C-shaped section of a river
makes room for
what happens at the water’s side.”
If a headwater is a tributary portion of a river close to its source, then the beginning of quenching spiritual thirst is the space created by undoing, expressed in the section’s poems such as “Unhinge,” and “In Between,” which ends with the lines “How good does it feel / to unsee.”
Moreover, just as in the previous section the speaker needs oil in order to pray, in “There You Are,” the speaker is able to recognize that for which she thirsts only when she is able to drink. The spiritual thirst is inextricably at one with the body, as espoused in “Water to Live Water to Die,” “Except that--/ this is not a metaphysical choice / this is gut.” Ultimately, as the “Ripening,” the last poem in the collection states, “water is the prayer/ ready enough to be sung.”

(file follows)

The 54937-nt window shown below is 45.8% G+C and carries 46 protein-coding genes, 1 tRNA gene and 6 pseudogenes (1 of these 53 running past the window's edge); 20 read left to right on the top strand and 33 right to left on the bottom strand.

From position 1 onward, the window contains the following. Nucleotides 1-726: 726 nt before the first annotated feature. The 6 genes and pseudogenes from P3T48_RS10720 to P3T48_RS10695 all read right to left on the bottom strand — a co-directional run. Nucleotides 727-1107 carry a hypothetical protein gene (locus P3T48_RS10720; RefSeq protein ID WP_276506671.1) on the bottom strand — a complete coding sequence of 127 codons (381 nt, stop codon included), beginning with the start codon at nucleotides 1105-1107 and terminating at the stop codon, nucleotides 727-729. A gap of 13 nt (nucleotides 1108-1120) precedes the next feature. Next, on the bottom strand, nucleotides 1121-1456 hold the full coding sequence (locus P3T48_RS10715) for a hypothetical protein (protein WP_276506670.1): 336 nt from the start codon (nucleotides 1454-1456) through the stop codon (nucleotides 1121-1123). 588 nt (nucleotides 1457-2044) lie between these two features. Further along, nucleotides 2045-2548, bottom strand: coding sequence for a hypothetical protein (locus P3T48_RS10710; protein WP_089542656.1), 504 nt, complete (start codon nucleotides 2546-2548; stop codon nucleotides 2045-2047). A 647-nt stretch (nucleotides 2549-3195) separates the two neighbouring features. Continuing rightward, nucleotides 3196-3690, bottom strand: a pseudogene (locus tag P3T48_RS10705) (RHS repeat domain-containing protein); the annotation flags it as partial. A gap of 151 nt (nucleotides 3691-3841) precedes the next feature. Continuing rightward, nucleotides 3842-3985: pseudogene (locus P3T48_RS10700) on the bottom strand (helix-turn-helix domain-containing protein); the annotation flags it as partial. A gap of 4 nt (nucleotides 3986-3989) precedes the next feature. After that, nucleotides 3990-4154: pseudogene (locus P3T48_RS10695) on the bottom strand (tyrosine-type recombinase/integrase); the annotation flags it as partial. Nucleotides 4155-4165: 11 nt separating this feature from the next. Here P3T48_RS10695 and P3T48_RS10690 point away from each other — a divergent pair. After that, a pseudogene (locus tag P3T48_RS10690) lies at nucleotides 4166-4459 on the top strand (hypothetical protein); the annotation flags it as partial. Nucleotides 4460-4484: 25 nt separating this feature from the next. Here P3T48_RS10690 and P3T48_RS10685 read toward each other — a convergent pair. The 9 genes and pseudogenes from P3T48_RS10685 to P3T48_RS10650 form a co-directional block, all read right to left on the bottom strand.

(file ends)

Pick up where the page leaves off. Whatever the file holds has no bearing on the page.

Throughout the collection the sparseness of lines and the near absence of punctuation give the reader simultaneous clarity and confusion. Images of “magnets in green-violet ears / hover where north and east / are unzipped as a ribcage” (“Faults Are Present”), “six wings black against a sherbet sky” (“Backlit,”), “Sunday’s head is heavy / already leathering” (“Sabbath), and “The stars are drowning too / a deep hum at midnight / thick on our tongues:” (“In Between”) engage the senses; yet the pictures are neither clear nor situated in context. Rather than analyze to understand, however, the structure of these poems somehow invites—indeed almost compels---the reader to release understanding and instead journey deeply into the caverns of one’s own longings and, once exploring that emptiness, find the path to filling the vacuum. Nevertheless, unlike some poetry that seeks to satisfy, Quench dares not satiate completely, but rather leaves that task to the reader. Yet the poet reminds us that this freedom, this autonomy the reader has to quench or not to quench, is an innate part of the inevitable continuum of longing, simply by virtue of the fact that we are human, and that we are body and spirit inextricably joined. Thus this inevitable, inescapable thirst itself becomes the source of its own quenching.